“For it is by grace you have been saved, through faith—and this is not from yourselves, it is the gift of God—not by works, so that no one can boast. For we are God’s handiwork, created in Christ Jesus to do good works, which God prepared in advance for us to do” (Ephesians 2:8-10).

“For the law was given through Moses; grace and truth came through Jesus Christ” (John 1:17).

As is so often the case, the Word (Bible) said one thing, but the message heard and received was another. For example:

“For it is by grace you have been saved, through faith—and this is not from yourselves, it is the gift of God—not by works, so that no one can boast. For we are God’s handiwork, created in Christ Jesus to do good works, which God prepared in advance for us to do” (Ephesians 2:8-10).

Note that whereas Paul was emphasizing that salvation was a gift, free and unearned, the message received was that believers must do good works. And if good works (by any particular church’s definition) aren’t there, you must not be a Christian.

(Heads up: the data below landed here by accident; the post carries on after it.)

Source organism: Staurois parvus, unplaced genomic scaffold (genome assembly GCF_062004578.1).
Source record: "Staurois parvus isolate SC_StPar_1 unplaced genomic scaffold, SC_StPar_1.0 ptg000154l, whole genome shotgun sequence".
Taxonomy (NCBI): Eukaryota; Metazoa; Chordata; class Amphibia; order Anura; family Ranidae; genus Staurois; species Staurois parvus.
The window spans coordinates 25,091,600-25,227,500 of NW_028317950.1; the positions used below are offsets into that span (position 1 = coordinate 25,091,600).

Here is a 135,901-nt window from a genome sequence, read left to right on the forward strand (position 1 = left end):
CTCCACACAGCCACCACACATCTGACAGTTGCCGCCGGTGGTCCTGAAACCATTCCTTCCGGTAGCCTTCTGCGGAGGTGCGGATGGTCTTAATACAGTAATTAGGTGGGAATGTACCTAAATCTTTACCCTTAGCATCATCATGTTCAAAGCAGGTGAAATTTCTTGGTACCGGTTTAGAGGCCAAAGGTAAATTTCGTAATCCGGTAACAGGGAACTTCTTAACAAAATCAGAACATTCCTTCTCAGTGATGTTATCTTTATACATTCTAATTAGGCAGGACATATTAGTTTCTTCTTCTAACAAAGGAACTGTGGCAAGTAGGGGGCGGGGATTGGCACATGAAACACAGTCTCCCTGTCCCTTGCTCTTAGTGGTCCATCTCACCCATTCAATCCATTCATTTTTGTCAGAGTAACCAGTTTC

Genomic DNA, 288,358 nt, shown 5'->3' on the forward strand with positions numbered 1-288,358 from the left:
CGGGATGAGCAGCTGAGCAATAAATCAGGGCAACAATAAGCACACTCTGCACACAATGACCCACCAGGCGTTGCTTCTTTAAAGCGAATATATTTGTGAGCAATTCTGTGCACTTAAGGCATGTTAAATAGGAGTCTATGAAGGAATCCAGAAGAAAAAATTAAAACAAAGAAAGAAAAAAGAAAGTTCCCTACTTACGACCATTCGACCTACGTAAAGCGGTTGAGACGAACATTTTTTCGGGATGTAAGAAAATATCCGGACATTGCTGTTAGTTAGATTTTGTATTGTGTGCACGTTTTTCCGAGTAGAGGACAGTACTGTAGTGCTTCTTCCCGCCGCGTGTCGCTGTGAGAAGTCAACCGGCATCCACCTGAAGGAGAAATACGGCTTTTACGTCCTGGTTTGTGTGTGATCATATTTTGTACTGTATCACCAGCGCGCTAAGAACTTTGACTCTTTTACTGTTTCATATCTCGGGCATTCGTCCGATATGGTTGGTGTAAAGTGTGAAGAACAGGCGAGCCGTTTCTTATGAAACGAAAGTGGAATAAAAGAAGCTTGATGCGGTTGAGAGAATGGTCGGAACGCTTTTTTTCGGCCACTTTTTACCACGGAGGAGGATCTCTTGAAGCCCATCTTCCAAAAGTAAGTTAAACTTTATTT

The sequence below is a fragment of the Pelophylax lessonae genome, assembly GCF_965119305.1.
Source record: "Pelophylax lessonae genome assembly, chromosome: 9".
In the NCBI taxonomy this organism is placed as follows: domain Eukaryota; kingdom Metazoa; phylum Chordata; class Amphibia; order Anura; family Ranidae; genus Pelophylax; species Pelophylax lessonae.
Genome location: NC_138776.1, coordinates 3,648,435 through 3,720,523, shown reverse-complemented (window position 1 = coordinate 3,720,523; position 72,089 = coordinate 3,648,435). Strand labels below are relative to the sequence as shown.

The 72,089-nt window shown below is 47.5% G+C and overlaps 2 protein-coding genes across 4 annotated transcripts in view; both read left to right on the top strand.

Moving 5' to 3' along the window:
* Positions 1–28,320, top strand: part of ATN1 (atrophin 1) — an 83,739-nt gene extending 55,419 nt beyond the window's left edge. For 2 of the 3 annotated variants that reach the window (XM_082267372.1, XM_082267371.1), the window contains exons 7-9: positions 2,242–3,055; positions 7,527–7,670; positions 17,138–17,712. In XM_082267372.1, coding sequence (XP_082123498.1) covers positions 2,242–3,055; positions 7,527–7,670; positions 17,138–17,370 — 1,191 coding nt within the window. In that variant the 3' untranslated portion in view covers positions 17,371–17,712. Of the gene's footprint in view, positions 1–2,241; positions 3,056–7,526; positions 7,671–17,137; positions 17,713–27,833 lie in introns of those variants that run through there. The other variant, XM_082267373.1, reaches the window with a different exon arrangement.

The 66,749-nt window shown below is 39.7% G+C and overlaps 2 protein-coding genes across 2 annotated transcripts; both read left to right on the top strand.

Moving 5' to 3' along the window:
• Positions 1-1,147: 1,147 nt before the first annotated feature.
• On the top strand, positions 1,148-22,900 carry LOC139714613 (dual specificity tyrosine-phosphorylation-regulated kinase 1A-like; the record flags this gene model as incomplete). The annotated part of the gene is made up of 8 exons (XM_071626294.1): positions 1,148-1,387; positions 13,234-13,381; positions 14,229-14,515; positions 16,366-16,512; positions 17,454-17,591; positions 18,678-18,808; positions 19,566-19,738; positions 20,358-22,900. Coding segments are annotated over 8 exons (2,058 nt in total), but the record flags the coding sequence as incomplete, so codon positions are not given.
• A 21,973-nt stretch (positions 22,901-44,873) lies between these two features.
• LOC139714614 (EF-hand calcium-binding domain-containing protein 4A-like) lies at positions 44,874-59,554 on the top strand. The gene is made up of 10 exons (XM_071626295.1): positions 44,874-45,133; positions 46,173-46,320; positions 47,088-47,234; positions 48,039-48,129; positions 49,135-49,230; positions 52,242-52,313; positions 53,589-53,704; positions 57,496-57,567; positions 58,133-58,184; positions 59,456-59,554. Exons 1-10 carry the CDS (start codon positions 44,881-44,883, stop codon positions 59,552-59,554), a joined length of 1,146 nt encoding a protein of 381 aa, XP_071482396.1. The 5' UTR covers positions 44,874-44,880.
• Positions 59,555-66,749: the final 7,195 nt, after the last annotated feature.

This is not a minor point.

From the beginnings of the Christian movement, there was tension between the free gift versus following the rules – the Law.

The whole book of Romans is a thesis against living by the Law instead of by Grace. For those not so familiar with his story, Paul was a top scholar and a champion of his faith as a Jew. He wore the right clothes, said the right words, did the right things that a man of his background, education and religion should. And is wasn’t enough.

And then he found grace.

For me it was three years of Confirmation, two more years of Bible School, getting all the right theological training, but too much of the wrong message: you’re not good enough. God wants more. There was the right way to dress; which concerts should you go to – or not. Who to marry. What kind of ministry or career? The proper way to worship. The more I thought I was doing the right thing (I was going to be a missionary), the more unhappy I became. Maybe I wasn’t spiritual enough.

I continued to struggle for another decade or so until I hit bottom. Finally, borrowing an analogy from an old friend from years before, I said, “OK, God, I can’t take it anymore. I give up. I can’t hang on with my pliers. You’re going to have to hold on to me with your vice grips.”

He did. In some very unexpected ways.

little girl reaching up